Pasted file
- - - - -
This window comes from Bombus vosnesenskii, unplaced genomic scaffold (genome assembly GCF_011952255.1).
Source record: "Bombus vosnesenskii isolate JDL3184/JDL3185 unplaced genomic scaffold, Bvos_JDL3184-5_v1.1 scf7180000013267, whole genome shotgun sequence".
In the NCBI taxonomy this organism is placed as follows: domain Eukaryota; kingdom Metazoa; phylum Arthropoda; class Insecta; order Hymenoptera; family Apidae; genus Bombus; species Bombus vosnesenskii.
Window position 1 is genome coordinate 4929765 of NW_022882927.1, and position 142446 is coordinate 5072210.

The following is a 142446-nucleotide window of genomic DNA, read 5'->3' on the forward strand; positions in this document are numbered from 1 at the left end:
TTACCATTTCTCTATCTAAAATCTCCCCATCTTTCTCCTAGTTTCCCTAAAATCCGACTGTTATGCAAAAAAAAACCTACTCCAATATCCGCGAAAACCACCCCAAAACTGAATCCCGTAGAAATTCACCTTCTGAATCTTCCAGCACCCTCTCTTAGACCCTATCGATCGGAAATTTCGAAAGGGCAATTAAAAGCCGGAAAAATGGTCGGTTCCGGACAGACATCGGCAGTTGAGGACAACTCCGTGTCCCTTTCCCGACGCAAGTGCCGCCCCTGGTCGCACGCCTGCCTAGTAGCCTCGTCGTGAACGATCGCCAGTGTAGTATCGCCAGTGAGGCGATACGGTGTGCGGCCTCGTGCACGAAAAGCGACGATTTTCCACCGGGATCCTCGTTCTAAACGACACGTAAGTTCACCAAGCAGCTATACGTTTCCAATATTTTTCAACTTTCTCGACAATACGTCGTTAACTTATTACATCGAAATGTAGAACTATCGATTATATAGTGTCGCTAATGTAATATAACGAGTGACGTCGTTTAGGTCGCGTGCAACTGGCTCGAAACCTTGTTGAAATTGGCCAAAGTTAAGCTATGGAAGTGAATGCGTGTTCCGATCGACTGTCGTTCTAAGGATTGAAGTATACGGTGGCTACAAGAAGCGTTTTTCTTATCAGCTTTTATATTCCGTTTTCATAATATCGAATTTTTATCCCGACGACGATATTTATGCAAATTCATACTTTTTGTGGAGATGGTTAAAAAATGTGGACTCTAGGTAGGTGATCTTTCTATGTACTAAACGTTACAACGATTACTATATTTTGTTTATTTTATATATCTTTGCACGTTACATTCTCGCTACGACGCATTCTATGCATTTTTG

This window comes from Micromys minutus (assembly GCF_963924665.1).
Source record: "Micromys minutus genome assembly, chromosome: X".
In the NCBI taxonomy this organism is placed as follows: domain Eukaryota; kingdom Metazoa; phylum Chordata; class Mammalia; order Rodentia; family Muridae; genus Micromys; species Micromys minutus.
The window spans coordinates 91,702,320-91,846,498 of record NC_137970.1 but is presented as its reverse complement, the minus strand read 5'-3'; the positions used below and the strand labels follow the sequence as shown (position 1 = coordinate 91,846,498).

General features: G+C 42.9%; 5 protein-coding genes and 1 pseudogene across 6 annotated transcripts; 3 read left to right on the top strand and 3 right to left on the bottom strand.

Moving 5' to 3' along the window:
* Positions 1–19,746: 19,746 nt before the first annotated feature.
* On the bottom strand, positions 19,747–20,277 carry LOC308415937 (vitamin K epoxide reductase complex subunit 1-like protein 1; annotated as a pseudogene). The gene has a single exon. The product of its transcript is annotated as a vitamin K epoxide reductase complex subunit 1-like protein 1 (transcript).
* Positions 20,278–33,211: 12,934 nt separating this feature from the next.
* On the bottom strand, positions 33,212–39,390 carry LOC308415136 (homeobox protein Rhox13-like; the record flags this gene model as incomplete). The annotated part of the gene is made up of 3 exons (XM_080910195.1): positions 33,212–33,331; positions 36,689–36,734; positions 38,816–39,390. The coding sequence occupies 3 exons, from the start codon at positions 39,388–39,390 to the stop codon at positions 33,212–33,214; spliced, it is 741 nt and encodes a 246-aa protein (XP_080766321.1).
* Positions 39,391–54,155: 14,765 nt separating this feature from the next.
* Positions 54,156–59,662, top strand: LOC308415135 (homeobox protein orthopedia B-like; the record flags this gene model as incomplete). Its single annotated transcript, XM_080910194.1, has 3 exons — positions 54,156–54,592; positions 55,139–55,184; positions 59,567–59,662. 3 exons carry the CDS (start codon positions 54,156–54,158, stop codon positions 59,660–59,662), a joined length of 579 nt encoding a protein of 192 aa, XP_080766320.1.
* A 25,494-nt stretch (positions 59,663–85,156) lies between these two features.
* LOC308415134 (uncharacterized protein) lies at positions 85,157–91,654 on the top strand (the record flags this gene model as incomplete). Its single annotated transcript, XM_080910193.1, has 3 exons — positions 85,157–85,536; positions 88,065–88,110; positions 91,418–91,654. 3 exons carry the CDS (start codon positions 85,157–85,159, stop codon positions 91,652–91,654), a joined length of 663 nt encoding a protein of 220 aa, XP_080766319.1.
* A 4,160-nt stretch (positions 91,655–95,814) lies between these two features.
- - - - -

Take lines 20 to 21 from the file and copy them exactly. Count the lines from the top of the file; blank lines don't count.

* LOC308415134 (uncharacterized protein) lies at positions 85,157–91,654 on the top strand (the record flags this gene model as incomplete). Its single annotated transcript, XM_080910193.1, has 3 exons — positions 85,157–85,536; positions 88,065–88,110; positions 91,418–91,654. 3 exons carry the CDS (start codon positions 85,157–85,159, stop codon positions 91,652–91,654), a joined length of 663 nt encoding a protein of 220 aa, XP_080766319.1.
* A 4,160-nt stretch (positions 91,655–95,814) lies between these two features.